Sohee Park, Ph.D.

(615) 322-3532

525 Wilson

Sohee Park, Ph.D.

Gertrude Conaway Vanderbilt Professor of Psychology; Professor of Psychiatry & Behavioral Sciences

VKC Member

Overview of Interests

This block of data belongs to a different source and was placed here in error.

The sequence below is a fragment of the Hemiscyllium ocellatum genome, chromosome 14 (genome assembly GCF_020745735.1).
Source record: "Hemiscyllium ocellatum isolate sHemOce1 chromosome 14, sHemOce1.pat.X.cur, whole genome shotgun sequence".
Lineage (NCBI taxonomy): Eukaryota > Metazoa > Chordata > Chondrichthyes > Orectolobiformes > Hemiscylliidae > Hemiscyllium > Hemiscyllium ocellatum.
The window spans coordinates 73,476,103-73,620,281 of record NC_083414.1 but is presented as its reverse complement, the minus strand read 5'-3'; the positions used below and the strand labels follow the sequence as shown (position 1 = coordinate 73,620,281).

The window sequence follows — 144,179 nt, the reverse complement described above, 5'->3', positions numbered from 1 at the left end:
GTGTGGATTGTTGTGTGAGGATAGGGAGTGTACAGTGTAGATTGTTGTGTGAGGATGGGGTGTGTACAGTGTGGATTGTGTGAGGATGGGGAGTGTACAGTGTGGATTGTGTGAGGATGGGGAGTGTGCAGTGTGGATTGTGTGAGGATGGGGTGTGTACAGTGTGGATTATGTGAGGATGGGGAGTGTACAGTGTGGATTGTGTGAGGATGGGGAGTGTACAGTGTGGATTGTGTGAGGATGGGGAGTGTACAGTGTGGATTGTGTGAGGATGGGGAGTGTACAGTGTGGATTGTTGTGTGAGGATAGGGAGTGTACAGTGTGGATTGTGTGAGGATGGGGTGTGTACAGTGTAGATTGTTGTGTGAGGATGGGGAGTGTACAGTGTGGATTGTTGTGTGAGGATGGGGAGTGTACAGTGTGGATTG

Dr. Park’s main research interests lie in elucidating neural bases of anomalous cognitive, affective and social behavior in people with schizophrenia and individuals at risk for psychosis. She utilizes behavioral, neuroimaging, psychophysiological and pharmacological methods to understand normal and abnormal experiences that characterize psychosis. She has studied abnormalities in working memory, attention, affect and social cognition in schizophrenia and related conditions for more than two decades. This line of work has contributed significantly towards elucidating neurocognitive basis for social impairments in schizophrenia. For example, she has shown that working memory is needed for mental simulation of actions of others, which lie at the heart of social cognitive processes, and that simulation ability is impaired in schizophrenia. Thus, the ability to manipulate, maintain and use mental representations to guide behavior may be compromised in schizophrenia. This suggests a possible route for remediation. Simulation exercises via virtual reality (VR) are low-stress, and enjoyable means to improve targeted behavior. The notion that it is possible to change brain function by non-invasive behavioral exercises is gaining momentum. Park’s lab has worked on a neuroplasticity-based cognitive training study of survivors of brain cancer in collaboration with the Compas Lab, and found that frontal cortical dysfunctions can be normalized with a computerized brain-training program. Two decades of research on the key components of social cognitive deficits in schizophrenia and more recent work on computerized brain training programs motivate new projects that focus on intervention. Current projects include an intervention study that capitalizes on the recent advances in emotion-sensing VR technology to train social skills in schizophrenia patients and determine if VR training leads to better social attention which in turn may lead to better social outcome using, multiple measures. This approach exemplifies interdisciplinary research that is focused on developing effective and high-compliance intervention method for social cognitive deficits.